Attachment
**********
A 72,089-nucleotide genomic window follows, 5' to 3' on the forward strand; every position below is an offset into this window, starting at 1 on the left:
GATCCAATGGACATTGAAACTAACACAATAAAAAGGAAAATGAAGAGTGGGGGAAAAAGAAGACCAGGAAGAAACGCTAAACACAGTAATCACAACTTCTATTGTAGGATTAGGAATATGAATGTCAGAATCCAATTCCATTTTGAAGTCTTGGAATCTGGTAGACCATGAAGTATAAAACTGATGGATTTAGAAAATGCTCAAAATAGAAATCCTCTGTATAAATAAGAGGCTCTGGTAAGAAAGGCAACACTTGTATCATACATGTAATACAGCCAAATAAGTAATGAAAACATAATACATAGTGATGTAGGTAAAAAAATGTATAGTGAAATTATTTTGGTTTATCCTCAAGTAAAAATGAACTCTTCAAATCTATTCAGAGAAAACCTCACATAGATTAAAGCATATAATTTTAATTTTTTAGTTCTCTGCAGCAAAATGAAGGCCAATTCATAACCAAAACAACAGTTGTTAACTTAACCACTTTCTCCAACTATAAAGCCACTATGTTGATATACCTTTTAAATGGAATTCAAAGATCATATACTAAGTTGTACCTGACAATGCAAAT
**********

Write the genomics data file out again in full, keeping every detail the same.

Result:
A 72,089-nucleotide genomic window follows, 5' to 3' on the forward strand; every position below is an offset into this window, starting at 1 on the left:
GATCCAATGGACATTGAAACTAACACAATAAAAAGGAAAATGAAGAGTGGGGGAAAAAGAAGACCAGGAAGAAACGCTAAACACAGTAATCACAACTTCTATTGTAGGATTAGGAATATGAATGTCAGAATCCAATTCCATTTTGAAGTCTTGGAATCTGGTAGACCATGAAGTATAAAACTGATGGATTTAGAAAATGCTCAAAATAGAAATCCTCTGTATAAATAAGAGGCTCTGGTAAGAAAGGCAACACTTGTATCATACATGTAATACAGCCAAATAAGTAATGAAAACATAATACATAGTGATGTAGGTAAAAAAATGTATAGTGAAATTATTTTGGTTTATCCTCAAGTAAAAATGAACTCTTCAAATCTATTCAGAGAAAACCTCACATAGATTAAAGCATATAATTTTAATTTTTTAGTTCTCTGCAGCAAAATGAAGGCCAATTCATAACCAAAACAACAGTTGTTAACTTAACCACTTTCTCCAACTATAAAGCCACTATGTTGATATACCTTTTAAATGGAATTCAAAGATCATATACTAAGTTGTACCTGACAATGCAAAT